the second installment of a vampire seeking answers
Tawny Roberts had been a bit of a drunk for a very long time. She had found the vice at a young age, her inattentive parents thinking a cupboard more than enough to keep their 12 year old angel out. But the taste for vodka and boredom was all she got from authority, leading her down a rough, dangerous road. Booze turned to drugs turned to loss of control. Hooking got her paid after addiction almost got her killed but pimps are a tricky lot, especially in the city. Hacking came after hooking and it got her out from beneath her pimp's thumb, later allowing her to bankrupt him, take his property and his girls, passing his wears onto the people whom he had called property.
Six months after her twenty second birthday, she moved into a small town outside of a small city in the northern part of New York, buying a bar after laying low for an additional six months. As good as she was at hacking and theft, she knew the value of hiding when you need to. But the city was easy to influence, a few numbers here, a couple jobs there and almost every local official was in her pocket, eliminating any local opposition with money and influence. The minimal criminal element of the city fell to her like wheat at harvest, no word of her sex or her age coming into play. She knew that her looks had something to do with it at the time, not to mention her experience with seduction and physical manipulation a plus that she was reminisce to employ but not completely against.
At twenty six, she had been done with that nonsense for a year, her heart jaded but her mind sharp. Tawny could have been called the unofficial mayor of the city but no one would have backed it up. In her bar, anything that had to do with booze went, save violence. Everybody knew that the sheriff was at her beck and call any hour of the day, keeping them on their best behavior. But downstairs, with it's own three separate entrances, was an almost catacombs of rooms for many different types of activity, this area run by the last drug dealer in town, Spencer Alvinson. There was an age limit on all of the activities, though she and Spence were the only employees, the locals kept just about everybody else in line. Her dividends weren't really dependent on the bar and the drug level never entered the narcotics phase.
Late in July of 2012, the temperature moderate at best, Tawny was all ready four tequila's in, the few regulars milling around without intent, a drink clutched in at least one hand and a glazed look in their eyes. Only one stranger tonight.
He was short, couldn't have been more than five foot three, a crown of red hair on his pasty head, holding up a cabbie hat too small for the melon he sported. If he was a cabbie though, he was the best dressed one she had ever seen. He wore a suit, some high end dealer but in an odd color, that of grass on the top layer and sky blue beneath, a tie of black, his brilliant eyes gazing at her. He looked like an oxymoron stereotype.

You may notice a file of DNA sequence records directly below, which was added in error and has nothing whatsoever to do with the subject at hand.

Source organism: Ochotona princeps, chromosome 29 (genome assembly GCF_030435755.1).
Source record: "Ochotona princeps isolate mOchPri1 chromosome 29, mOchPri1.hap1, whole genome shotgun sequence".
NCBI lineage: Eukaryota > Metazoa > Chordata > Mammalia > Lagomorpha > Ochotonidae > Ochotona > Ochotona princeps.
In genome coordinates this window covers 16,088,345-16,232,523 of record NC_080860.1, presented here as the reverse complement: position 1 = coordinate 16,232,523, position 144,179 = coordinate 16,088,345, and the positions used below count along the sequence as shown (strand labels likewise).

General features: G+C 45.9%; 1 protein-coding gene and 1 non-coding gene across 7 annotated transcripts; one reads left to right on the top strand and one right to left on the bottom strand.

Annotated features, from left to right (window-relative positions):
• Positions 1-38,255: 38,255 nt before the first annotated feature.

" 'Lo, Tender Roberts, c'n I ask a fayvor of ye?" A brogue out of a cereal cartoon made her hold back a giggle.
"That depends, paddy, what makes you think you can just appear and start using my name, even with the stupid title thrown in?" He laughed haughtily, almost a cackle. He raised a drink to his lips, a drink that she hadn't given him but was in one of her cups. "Where did you get that?"
"Ye gave it ta me. Havin' memory trouble, lass?" His eyes sparkled as he sipped the beer. She couldn't figure out what color they were.
"Oh." There was money on the bar, exact change with a generous tip. Had she given him the drink? The tequila sang in her stomach. "Doesn't answer the first question."
"I know ya rep. Called ye Binary Void, last time you were actually recognized on the grid that is. Nice set up here, ya got though."
Warning bells went off in her mind. No one used that name, not since one of the many federal agencies after her had almost closed in, almost getting physical evidence. The choir of alcohol lowered its voice to a murmur, her focus sharpening.
"Don' get all uppity, do sumthin yer liable to regret. Aye am in need of someone like yerself and I wus just hopin' ta ignore the usual style of beat aroun' the boosh. Jus' a man inna bar askin' tha barkeep ta meet a friend o' his. No strings, no trouble an' absolutely no chance of a problum."
"Sounds like you're feeding me shamrocks and calling 'em clovers. What's the catch?" One of her regulars stepped up and ordered a scotch, by the time she turned back, the strange Irishman was gone, a small note on the bar napkin the only evidence. Simply said 'think on it, Red.' "Great. Crazy tourist."
More than one way to skin a soldier
Agent Tiers had been given some perspective by the injured wrist, his clothes fitting me quite nicely, though I opted to leave him his undergarments. They all watched me as I dressed, with the eyes of gazelle when first it sees the lion. I stretch, stalking back and forth in front of them for a few moments, feeling the blood coursing through me. I feel off, overcharged, like my skeleton is electrified and wants to jump out of my skin. It’s difficult to keep myself from being slightly giddy.
"Well, Tiers has bought his walking papers, though it will be just a bit longer before he is actually able to breath free air. I still want that information. How he knew things, how you managed to get me out of the ground and a little lay of the land. Are there more than you three men left? Another contingent of reinforcements, perhaps?"
They all avert their eyes. All but Roberts. His thin eyebrows are arched, his eyes narrowed on me. I do believe he wants nothing more than to kill me. How I love a challenge.
"Oh good. Let's resist the monster who just slaughtered our compatriots. Humanity has become completely stupid and all I had to do was sleep for seventy years. Which one of them dies first, Roberts?"
The technician was no longer crying. She only stared at me in anticipation, her breathing shallow. But I don't have an affinity for rabbit. I advance on Roberts, surprised by the outcry of one of his compatriots.
"We aren't told things like that. It's just a job. There is nothing for us to reveal." Hicks was typed on his small tag, his weapons dropped on the floor behind him as he stepped in my way. "But I bet you could get something from."